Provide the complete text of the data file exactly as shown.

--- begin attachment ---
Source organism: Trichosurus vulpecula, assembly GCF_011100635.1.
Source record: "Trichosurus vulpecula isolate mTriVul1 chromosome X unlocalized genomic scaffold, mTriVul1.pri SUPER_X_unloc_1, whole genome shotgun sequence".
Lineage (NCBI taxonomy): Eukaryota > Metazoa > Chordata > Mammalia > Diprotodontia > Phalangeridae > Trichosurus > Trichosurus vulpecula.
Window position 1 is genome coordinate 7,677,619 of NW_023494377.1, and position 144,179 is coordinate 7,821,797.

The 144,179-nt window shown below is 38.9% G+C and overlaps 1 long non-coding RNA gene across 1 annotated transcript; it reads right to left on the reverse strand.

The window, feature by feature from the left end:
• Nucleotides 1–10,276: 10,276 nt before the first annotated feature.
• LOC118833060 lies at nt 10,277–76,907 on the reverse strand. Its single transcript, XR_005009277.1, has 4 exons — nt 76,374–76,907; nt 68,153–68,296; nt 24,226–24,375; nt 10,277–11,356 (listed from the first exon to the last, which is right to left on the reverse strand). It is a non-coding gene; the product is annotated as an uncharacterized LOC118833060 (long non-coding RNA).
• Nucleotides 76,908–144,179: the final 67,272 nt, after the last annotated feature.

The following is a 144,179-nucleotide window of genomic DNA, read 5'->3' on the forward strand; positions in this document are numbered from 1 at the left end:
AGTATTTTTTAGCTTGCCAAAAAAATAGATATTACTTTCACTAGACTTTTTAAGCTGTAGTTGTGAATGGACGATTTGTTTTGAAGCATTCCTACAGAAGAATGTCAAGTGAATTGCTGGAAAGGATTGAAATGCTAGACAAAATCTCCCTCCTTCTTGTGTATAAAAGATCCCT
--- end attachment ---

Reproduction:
Source organism: Trichosurus vulpecula, assembly GCF_011100635.1.
Source record: "Trichosurus vulpecula isolate mTriVul1 chromosome X unlocalized genomic scaffold, mTriVul1.pri SUPER_X_unloc_1, whole genome shotgun sequence".
Lineage (NCBI taxonomy): Eukaryota > Metazoa > Chordata > Mammalia > Diprotodontia > Phalangeridae > Trichosurus > Trichosurus vulpecula.
Window position 1 is genome coordinate 7,677,619 of NW_023494377.1, and position 144,179 is coordinate 7,821,797.

The 144,179-nt window shown below is 38.9% G+C and overlaps 1 long non-coding RNA gene across 1 annotated transcript; it reads right to left on the reverse strand.

The window, feature by feature from the left end:
• Nucleotides 1–10,276: 10,276 nt before the first annotated feature.
• LOC118833060 lies at nt 10,277–76,907 on the reverse strand. Its single transcript, XR_005009277.1, has 4 exons — nt 76,374–76,907; nt 68,153–68,296; nt 24,226–24,375; nt 10,277–11,356 (listed from the first exon to the last, which is right to left on the reverse strand). It is a non-coding gene; the product is annotated as an uncharacterized LOC118833060 (long non-coding RNA).
• Nucleotides 76,908–144,179: the final 67,272 nt, after the last annotated feature.

The following is a 144,179-nucleotide window of genomic DNA, read 5'->3' on the forward strand; positions in this document are numbered from 1 at the left end:
AGTATTTTTTAGCTTGCCAAAAAAATAGATATTACTTTCACTAGACTTTTTAAGCTGTAGTTGTGAATGGACGATTTGTTTTGAAGCATTCCTACAGAAGAATGTCAAGTGAATTGCTGGAAAGGATTGAAATGCTAGACAAAATCTCCCTCCTTCTTGTGTATAAAAGATCCCT